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John Green’s The Fault in Our Stars

Early in 2011, I made the best decision as a newly single person – I began volunteering at Bo’s Place – Houston’s only free-of-charge grief support center. My three years at Bo’s Place have been filled with meeting some truly awesome kids, making new friends, and finding a new found appreciation for life. Bo’s Place has a teeny-tiny library of donated books, where I found The Fault in Our Stars, a book about cancer and death.

For the longest time, I had no idea that The Fault in Our Stars was a YA fiction book. I kept seeing it on the best books list and thought it was a regular, adult book. My interest in it waned when I found this out, and also when the movie came out. It was also mostly unavailable in the public libraries, so I didn’t seek it out too much. When I saw that Bo’s Place had a few copies in their library, I picked it up for my weekend reading.

As I review the book, I must remember that this is a book for a younger audience, and I must go easy on it. It has the typical hallmarks of lovable YA fiction – Hazel, a cute, but cancer-ridden heroine who is witty, sharp, and full of self-doubt; Augustus, a handsome, funny, recovering cancer patient with a lofty name who falls in love with her; a mysterious, quirky hero-figure they both think the world of; kind, devoted parents; circumstances that result in the two main characters becoming star-crossed lovers. Heck, the plot would work even for adults, but yet it may best be suited for younger minds that can find catharsis in the story.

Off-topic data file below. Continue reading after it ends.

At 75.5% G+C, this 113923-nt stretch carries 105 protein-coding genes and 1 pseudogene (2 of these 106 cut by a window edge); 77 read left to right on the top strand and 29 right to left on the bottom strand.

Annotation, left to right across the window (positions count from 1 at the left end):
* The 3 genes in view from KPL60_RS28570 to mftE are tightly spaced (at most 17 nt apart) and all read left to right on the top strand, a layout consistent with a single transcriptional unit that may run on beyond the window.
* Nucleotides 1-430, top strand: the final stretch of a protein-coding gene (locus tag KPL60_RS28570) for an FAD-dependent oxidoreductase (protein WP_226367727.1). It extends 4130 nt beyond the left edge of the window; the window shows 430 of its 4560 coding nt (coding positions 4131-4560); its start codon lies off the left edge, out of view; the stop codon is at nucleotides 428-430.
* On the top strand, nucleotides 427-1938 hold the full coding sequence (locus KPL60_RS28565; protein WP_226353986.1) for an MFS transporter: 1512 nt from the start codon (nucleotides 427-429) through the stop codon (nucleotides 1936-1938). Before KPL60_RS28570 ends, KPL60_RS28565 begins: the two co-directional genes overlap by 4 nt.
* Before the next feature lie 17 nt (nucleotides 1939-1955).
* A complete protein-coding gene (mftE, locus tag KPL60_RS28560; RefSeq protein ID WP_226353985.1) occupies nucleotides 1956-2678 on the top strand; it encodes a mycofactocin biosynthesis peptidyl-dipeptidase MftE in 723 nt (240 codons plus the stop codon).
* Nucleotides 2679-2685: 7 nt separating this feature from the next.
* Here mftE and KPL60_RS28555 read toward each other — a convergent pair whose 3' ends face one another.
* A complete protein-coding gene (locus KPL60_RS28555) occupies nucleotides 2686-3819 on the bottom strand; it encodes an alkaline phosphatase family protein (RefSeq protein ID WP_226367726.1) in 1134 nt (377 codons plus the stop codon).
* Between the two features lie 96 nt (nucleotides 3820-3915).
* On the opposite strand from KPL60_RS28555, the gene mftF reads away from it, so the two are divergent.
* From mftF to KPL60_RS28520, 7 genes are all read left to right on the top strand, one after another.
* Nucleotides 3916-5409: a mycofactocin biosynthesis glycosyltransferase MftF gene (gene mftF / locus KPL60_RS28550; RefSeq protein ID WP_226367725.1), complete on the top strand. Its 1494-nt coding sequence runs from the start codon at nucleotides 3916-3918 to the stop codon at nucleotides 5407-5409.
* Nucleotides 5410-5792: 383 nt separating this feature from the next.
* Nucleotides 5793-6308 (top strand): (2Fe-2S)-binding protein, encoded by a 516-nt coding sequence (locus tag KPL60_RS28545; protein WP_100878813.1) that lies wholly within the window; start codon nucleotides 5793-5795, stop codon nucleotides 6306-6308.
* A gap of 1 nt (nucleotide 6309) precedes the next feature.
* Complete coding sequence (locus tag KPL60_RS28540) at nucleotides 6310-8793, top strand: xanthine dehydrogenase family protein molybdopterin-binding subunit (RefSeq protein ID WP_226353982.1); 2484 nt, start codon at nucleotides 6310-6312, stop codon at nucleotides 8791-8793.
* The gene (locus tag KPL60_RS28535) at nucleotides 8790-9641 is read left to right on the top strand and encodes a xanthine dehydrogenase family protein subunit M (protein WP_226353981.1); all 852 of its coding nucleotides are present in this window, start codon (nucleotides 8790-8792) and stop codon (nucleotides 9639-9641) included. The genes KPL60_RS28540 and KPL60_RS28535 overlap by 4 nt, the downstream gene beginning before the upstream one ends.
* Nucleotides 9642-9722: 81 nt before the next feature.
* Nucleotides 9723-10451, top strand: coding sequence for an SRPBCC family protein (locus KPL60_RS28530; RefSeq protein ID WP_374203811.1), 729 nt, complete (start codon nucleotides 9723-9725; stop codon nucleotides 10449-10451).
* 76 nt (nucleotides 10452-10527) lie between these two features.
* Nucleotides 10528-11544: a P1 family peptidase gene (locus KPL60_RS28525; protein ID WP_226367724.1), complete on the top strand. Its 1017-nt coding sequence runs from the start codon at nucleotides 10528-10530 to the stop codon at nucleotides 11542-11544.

While Green is an inventive and good writer, I had a hard time believing that his central characters were teenagers. Who talks in real life like they are reciting lines from a textbook? I have met enough teenagers to know that it is hard to find one teenager with a strong vocabulary – let alone three of them (Augustus’s friend Isaac included). Nothing kills realism faster than teenagers waxing eloquent on  the flightiness of life.  I also thought the quirkiness aspect was pushed a little too much. Almost as if, if the central characters weren’t eccentric, they wouldn’t be enough teenage-y or acceptable. Also, apparently, Random Capitalizations are the new “random quotes.”